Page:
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Archive for the ‘Ships & the Sea’ Category

The Sartorial Flynn

21 Oct

Inspired by the keen observations of timerider – and with his kindly “Carry on, Old Boy” blessing – I hereby start a post for all to post your all time favorite images of Errol at his sartorial best, most fun, interesting, unique, and/or ahead of his time. I expect all of us will have multiple, even numerous favorites.

As timerider would say, “Carry On”! … In that spirit and fashion, I post my first:

— Gentleman Tim

 

Mail Bag! Compass of the Zaca?

17 Oct

The Mail Bag brings another Question!

I am trying to find out information about the compass/binnacle that was originally installed on the Zaca.

My friend has one that he believes came from it. I have researched the compass and it was purchased from ES Ritchie & Sons in 1930.

I do not know if you would have more information about the binnacle from the Zaca like the serial number or what happened to it?

 

Thanks!

Crystal

 

— David DeWitt

 

Down to the Sea with Lili

11 Oct

— Gentleman Tim

 

Zaca a Porto Santo Stefano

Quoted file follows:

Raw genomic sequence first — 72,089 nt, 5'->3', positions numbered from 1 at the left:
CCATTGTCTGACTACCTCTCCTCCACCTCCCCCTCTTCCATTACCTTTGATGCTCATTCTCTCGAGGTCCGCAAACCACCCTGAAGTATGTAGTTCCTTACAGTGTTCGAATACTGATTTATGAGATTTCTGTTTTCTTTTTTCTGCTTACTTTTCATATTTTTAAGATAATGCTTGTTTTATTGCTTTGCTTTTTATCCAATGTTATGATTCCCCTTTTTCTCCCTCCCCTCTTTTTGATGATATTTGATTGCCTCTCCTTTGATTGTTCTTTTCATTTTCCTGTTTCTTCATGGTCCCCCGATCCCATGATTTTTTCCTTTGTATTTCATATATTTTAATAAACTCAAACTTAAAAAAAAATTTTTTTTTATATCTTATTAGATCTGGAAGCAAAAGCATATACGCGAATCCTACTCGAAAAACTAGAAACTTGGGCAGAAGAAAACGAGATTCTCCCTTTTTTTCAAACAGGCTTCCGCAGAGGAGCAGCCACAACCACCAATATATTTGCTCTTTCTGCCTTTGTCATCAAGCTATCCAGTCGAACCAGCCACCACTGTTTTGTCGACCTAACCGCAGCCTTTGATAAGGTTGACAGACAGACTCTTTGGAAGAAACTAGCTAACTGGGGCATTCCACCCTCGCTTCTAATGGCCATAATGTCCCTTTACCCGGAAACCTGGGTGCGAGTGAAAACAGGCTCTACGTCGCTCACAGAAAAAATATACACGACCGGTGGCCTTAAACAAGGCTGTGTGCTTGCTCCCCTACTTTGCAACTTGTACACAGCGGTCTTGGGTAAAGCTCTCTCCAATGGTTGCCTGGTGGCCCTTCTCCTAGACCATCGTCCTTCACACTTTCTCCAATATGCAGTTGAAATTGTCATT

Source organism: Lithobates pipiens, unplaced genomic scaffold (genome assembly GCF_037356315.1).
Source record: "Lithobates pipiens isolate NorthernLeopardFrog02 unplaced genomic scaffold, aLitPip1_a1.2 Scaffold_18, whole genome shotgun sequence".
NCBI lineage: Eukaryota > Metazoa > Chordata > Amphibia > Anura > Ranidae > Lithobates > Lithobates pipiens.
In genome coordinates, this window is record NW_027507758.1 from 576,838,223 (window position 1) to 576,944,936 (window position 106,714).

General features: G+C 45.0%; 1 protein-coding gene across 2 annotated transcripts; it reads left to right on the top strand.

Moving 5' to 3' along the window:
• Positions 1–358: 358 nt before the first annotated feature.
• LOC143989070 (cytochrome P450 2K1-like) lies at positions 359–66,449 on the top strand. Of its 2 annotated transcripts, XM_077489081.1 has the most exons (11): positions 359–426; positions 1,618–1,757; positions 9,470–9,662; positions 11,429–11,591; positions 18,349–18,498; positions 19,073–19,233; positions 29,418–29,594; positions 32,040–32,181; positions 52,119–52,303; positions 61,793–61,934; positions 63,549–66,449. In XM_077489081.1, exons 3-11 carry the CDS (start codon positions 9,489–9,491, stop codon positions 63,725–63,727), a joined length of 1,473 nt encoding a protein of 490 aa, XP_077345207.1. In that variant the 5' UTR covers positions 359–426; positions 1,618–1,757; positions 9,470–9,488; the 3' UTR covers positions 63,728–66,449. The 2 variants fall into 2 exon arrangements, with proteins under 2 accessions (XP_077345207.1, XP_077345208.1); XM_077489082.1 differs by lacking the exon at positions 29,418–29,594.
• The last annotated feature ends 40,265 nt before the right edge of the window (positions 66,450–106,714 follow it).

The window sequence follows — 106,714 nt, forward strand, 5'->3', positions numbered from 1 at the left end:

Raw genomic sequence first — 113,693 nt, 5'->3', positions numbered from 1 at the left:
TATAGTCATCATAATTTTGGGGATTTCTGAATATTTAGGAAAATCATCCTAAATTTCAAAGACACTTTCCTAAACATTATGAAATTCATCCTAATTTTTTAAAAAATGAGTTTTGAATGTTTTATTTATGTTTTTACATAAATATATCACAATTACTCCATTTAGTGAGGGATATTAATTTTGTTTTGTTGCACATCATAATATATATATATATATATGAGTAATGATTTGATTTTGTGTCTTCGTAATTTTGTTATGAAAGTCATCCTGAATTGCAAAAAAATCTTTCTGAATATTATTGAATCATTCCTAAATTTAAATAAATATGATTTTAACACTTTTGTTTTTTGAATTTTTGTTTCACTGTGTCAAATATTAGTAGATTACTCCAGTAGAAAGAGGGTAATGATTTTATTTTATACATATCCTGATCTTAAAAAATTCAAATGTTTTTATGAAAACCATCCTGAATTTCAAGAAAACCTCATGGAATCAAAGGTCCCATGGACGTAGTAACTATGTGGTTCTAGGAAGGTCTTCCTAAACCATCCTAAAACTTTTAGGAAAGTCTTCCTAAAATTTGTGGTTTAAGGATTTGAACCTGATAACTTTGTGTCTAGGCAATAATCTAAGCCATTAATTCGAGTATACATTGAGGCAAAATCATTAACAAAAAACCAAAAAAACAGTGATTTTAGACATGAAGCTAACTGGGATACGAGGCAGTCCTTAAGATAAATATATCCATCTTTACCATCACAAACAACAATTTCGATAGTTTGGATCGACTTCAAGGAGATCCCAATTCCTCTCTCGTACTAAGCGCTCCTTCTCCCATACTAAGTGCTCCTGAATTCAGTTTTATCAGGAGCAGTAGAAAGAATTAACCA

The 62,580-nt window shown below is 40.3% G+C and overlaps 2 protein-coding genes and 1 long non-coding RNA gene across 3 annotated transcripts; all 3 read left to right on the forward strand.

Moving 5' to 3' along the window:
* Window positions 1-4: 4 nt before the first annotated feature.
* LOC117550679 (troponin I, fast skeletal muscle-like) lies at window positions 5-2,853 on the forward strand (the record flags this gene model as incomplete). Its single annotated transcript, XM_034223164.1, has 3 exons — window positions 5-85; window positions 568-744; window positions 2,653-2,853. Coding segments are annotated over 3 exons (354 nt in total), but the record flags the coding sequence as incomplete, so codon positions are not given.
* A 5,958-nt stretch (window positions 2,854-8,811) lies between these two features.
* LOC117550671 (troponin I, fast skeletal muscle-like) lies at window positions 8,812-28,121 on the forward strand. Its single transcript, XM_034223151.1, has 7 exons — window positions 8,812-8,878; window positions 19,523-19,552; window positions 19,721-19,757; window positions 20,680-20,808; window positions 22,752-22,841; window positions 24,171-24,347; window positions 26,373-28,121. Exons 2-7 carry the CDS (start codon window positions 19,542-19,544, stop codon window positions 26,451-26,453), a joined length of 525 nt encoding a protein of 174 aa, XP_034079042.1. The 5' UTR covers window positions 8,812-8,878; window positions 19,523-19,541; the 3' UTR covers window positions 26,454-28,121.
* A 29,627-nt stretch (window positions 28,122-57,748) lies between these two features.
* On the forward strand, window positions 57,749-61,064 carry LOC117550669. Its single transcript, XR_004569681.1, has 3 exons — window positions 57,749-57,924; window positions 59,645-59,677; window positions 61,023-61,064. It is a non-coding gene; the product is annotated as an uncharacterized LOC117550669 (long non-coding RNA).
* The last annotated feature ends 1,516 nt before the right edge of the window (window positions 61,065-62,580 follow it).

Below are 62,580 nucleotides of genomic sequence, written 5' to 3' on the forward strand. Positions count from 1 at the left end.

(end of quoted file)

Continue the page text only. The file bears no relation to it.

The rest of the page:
11 Oct

www.pressmare.it/it/servizi/artemare/2017-10-10/zaca-la-goletta-che-fu-di-errol-flynn-a-porto-santo-stefano-10302…

— Gentleman Tim

 

Paris or The Paris?

07 Oct

Lust at First Sight, no doubt – But where did that first sighting occur?

Where did Errol first see Lili?

Was it here, in Paris?

Or was it here, on the SS Paris?

— Gentleman Tim

 

Flynn Falls in and forJamaica

18 Sep

A Series Look at the History of Errol’s Landfall On and Falling In Love with Jamaica:

— Gentleman Tim

 

IL MAESTOSO ZACA

16 Sep

“THE MAJESTIC ZACA” AT THE YACHT CLUB ITALIANO IN GENOA

www.ilsecoloxix.it/p/genova/2017/09/15/ASV2PeRJ-yacht_banchina_genova.shtml…

www.icoyc.org…

— Gentleman Tim

 

“Blown Off Course”

10 Sep

Legend has it Errol was “blown off course” by a hurricane in 1946, causing him to dock The Zaca in Jamaica, leading him to discover and soon move to Port Antonio. If this is true, which hurricane was it? Officially, per the charts below, there were seven Atlantic Ocean hurricanes in ’46. By my calculations, it appears No. 7 would have been most likely. Earlier that year, during all the other official hurricanes that could have forced Errol into Jamaica (except possibly “extratropical” No. 6), it appears to me that Zaca was exclusively in the Pacific – San Francisco, Los Angeles, Mexican islands & waters (filming Cruise of The Zaca), Acapulco (filming Lady from Shanghai), et al. Anyone out there know for sure? If any of this is not accurate, please let us all know!

Here’s a Jamaican-written history:

“1946: Actor Errol Flynn’s schooner Zaca docks in Kingston for repairs, Flynn discovers Port Antonio and then sails there, beginning his lifelong love affair with the area and reviving Porty as a secluded destination for the rich and famous.